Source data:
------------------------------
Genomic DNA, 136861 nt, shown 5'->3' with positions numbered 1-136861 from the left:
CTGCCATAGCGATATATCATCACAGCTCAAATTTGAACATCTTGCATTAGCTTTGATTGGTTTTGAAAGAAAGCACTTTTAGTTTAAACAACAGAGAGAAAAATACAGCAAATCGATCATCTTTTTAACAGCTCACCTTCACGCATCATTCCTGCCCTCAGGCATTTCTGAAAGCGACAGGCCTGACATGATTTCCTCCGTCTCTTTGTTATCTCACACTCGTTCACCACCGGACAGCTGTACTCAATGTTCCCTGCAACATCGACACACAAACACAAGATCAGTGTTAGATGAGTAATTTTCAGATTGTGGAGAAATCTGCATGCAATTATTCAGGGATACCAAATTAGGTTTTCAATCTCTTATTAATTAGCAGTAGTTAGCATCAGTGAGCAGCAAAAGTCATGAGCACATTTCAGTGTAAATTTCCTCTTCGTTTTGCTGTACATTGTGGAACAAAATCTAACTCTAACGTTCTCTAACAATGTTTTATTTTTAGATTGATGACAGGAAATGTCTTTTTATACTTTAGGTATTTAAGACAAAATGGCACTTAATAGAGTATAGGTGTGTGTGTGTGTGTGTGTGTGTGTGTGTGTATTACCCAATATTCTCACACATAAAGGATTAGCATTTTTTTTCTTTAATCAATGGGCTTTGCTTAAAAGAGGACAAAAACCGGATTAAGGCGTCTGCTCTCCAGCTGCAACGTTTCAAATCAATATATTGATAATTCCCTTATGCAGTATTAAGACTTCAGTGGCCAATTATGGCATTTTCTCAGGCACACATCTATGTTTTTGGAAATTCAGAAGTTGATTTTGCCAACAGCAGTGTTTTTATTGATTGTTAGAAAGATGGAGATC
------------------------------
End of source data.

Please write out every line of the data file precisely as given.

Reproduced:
Genomic DNA, 136861 nt, shown 5'->3' with positions numbered 1-136861 from the left:
CTGCCATAGCGATATATCATCACAGCTCAAATTTGAACATCTTGCATTAGCTTTGATTGGTTTTGAAAGAAAGCACTTTTAGTTTAAACAACAGAGAGAAAAATACAGCAAATCGATCATCTTTTTAACAGCTCACCTTCACGCATCATTCCTGCCCTCAGGCATTTCTGAAAGCGACAGGCCTGACATGATTTCCTCCGTCTCTTTGTTATCTCACACTCGTTCACCACCGGACAGCTGTACTCAATGTTCCCTGCAACATCGACACACAAACACAAGATCAGTGTTAGATGAGTAATTTTCAGATTGTGGAGAAATCTGCATGCAATTATTCAGGGATACCAAATTAGGTTTTCAATCTCTTATTAATTAGCAGTAGTTAGCATCAGTGAGCAGCAAAAGTCATGAGCACATTTCAGTGTAAATTTCCTCTTCGTTTTGCTGTACATTGTGGAACAAAATCTAACTCTAACGTTCTCTAACAATGTTTTATTTTTAGATTGATGACAGGAAATGTCTTTTTATACTTTAGGTATTTAAGACAAAATGGCACTTAATAGAGTATAGGTGTGTGTGTGTGTGTGTGTGTGTGTGTGTGTATTACCCAATATTCTCACACATAAAGGATTAGCATTTTTTTTCTTTAATCAATGGGCTTTGCTTAAAAGAGGACAAAAACCGGATTAAGGCGTCTGCTCTCCAGCTGCAACGTTTCAAATCAATATATTGATAATTCCCTTATGCAGTATTAAGACTTCAGTGGCCAATTATGGCATTTTCTCAGGCACACATCTATGTTTTTGGAAATTCAGAAGTTGATTTTGCCAACAGCAGTGTTTTTATTGATTGTTAGAAAGATGGAGATC